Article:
“When is this going to be over?” and “how long do we have to be here?” were often the first words out of these adolescents’ mouths. I often feel the urge to remind them that we are doing them a favor by giving them a meaningful project to fulfill their probation requirement. I couldn’t help but want to force them into the realizing the importance of growing food in this garden, as it would be given to those who are hungry and can’t afford fresh vegetables. But of course, I know after years of working with these kids that trying to get them to understand what I think is important will only cause them to become more committed to their opposing viewpoint. So I sit back and try to make jokes about how much fun it looks like they are having and how I am sure there is nothing else they would rather do at 8am on a Saturday morning.
On this particularly cold and overcast morning, I notice a young man who seemed more than annoyed about being in the garden. As we begin explaining the rules of the garden, such as no cursing and no smoking, he whispers, “I don’t give a #!*&” and proceeds to light a cigarette. If only he knew how typical it was to be given a rule and then defy it. I can tell he believes that he is doing something unique and specific to him. This seems to be the greatest impetus for oppositional behavior – believing that being oppositional is a unique aspect of one’s character. I don’t blame him, as it is not easy for anyone to establish a genuine character, especially during adolescence. Some teenagers take on the academic, athletic and/or artistic character as they attempt to discover who they are. Unfortunately, if none of these character-types have been modeled or enforced in their environments, or if they have felt too much pressure to conform to one of these character-types, adolescents will often find an identity by opposing social norms.
So here is our young adolescent male smoking a cigarette and cursing just after being asked to refrain from these behaviors. The volunteer begins speaking to him in a cheery bright voice, “Tyson, can you please put that out so we don’t have to send you home?” Good try, but I know this attempt will only be met with further opposition. Meeting an irritated tired affect with a cheery bright affect will usually only cause a greater discrepancy in attitudes. I immediately jump in with my “I could care less voice,” and say “look Tyson, do whatever you want, we can’t stop you from smoking and we can’t stop you from cursing under your breath. We are heading to grow food for people who are starving at this very moment that we are wasting time talking about your cigarette. I know you are an intelligent young man and you will decide what is right for you…By the way…I was really hoping that I could sign off on a FULL day of community service hours for everyone to bring back to their probation officers, but if you choose differently, I can respect that.”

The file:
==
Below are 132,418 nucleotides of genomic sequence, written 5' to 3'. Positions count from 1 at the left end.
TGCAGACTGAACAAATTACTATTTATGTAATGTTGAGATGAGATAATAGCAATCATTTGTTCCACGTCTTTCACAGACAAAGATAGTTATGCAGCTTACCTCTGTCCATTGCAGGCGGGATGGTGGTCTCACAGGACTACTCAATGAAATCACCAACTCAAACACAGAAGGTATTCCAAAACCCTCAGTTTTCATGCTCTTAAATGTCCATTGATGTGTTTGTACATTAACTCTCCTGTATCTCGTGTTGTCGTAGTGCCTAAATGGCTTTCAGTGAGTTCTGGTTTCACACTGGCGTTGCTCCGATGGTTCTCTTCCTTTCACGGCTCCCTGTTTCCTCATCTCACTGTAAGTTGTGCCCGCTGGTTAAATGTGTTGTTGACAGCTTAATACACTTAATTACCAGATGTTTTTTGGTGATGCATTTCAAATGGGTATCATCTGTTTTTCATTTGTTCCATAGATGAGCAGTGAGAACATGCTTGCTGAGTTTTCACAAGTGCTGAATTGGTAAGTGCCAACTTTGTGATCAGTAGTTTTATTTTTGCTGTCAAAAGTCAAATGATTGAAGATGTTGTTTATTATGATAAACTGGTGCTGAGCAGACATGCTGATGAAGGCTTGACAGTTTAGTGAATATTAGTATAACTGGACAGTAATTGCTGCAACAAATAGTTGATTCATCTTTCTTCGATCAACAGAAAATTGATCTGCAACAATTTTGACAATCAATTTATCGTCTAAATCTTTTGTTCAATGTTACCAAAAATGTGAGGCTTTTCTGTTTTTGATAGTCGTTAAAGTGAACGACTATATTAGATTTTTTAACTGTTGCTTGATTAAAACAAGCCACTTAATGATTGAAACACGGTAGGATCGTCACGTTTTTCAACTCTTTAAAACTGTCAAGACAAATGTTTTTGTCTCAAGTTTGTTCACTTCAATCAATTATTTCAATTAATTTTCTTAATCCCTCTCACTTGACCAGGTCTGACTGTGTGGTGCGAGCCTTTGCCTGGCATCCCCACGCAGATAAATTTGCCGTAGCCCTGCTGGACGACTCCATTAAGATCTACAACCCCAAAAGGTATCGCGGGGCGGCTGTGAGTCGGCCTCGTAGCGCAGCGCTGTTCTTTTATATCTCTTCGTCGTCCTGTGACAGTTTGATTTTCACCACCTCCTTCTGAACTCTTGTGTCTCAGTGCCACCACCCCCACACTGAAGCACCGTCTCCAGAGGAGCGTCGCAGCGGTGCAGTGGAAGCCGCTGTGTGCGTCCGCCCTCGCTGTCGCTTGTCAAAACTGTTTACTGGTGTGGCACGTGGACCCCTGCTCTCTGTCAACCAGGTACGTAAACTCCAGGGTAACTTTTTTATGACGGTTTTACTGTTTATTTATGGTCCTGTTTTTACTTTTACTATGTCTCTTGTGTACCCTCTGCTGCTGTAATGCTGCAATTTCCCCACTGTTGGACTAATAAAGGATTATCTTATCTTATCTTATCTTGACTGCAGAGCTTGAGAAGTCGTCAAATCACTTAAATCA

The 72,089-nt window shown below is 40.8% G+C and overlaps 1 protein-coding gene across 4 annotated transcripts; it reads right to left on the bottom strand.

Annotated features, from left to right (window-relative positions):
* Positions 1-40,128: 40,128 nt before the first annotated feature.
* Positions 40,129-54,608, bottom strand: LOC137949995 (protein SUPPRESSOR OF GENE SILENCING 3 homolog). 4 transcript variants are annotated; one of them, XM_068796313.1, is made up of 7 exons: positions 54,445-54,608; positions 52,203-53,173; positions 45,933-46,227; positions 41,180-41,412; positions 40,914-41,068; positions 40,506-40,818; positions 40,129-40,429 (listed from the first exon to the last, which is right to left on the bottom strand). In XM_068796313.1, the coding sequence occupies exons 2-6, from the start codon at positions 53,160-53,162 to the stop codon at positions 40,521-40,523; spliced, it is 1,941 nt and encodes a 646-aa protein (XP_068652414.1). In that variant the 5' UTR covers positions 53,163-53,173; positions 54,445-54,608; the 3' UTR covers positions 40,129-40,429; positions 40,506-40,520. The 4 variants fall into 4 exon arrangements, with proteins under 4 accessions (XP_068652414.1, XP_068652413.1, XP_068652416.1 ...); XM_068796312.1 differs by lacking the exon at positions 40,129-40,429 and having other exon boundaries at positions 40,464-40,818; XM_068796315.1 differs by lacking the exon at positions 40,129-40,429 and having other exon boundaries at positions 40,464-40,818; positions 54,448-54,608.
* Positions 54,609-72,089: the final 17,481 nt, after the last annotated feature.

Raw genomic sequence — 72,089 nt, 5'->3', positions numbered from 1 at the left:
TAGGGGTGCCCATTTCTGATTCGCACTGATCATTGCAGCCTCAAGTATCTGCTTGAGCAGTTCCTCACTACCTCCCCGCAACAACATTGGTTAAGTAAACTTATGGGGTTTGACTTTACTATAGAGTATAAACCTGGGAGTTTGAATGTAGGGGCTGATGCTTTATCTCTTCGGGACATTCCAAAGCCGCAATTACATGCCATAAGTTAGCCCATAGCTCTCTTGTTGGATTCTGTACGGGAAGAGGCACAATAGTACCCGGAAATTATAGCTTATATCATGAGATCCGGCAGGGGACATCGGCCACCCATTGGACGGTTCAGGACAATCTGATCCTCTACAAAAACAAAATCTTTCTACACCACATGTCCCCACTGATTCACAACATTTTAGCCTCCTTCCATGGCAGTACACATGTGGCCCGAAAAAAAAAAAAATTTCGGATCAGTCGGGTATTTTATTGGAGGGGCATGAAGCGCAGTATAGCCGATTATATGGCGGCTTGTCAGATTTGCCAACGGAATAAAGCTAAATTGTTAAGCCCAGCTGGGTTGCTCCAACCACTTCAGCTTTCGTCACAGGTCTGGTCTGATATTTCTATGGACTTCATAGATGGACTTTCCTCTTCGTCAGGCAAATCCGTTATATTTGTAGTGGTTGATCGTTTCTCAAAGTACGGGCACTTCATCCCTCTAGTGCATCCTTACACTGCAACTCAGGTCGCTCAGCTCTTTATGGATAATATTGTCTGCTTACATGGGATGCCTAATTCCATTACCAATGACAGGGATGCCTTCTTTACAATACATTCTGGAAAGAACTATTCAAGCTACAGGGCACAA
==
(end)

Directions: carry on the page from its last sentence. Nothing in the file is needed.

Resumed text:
As we break into groups, hanging heads and dragging feet follow the cheery volunteers. Once they hit the garden shed and put a wheelbarrow in one kid’s hand and a shovel in another kid’s hand, the heads begin to rise and speak words such as, “can I have the blue shovel,” and “does this food really go to hungry people?” After digging in the dirt and planting a few seeds, laughter begins to explode spontaneously from these heads now being held high. Tyson decides to join us, his hands stuffed deep in the pockets of his sagging pants as he is walking around the garden looking over the shoulders of our newly converted gardeners. He then kneels down next to a male volunteer and says, “my grandfather had a garden and I would help him sometimes. We grew tomatoes.” Thank goodness the volunteer is savvy enough to know that this is an opening to bring Tyson into the experience and he responds, “can you help that group over there, they are trying to plant tomatoes?” The volunteer leans in closer to Tyson and whispers, “between you and me, I don’t think they know what they are doing.” Tyson’s chest puffs up as he nods silently and walks swiftly to the tomato-planting group. He immediately kneels beside the tomato bed with the others and begins to explain how deep the holes will need to be for the tomato sprouts to grow properly.
By the end of the day we definitely have a couple dragging sets of feet; however, the trepidation is due to exhaustion from playing in the garden all day rather than resistance. Of course, Tyson, the one who resisted the most at the start of the day, is now hesitant to put the shovel down and asks if he can bring his cousin with him next weekend to the garden. This community service project not only gave the youths a feeling of confidence while they served their community, but it simultaneously provided these kids with some good clean fun and taught them a life-skill.
At the Create A Path Program, the group of participants are given $4000 to develop and implement a community service project that has the potential of serving their community long-term. Through the development and implementation of this project, the participants learn entrepreneurial skills and organically practice working collaboratively as a team to improve their community. In addition, they earn court-mandated community service hours and have a good time while doing it!by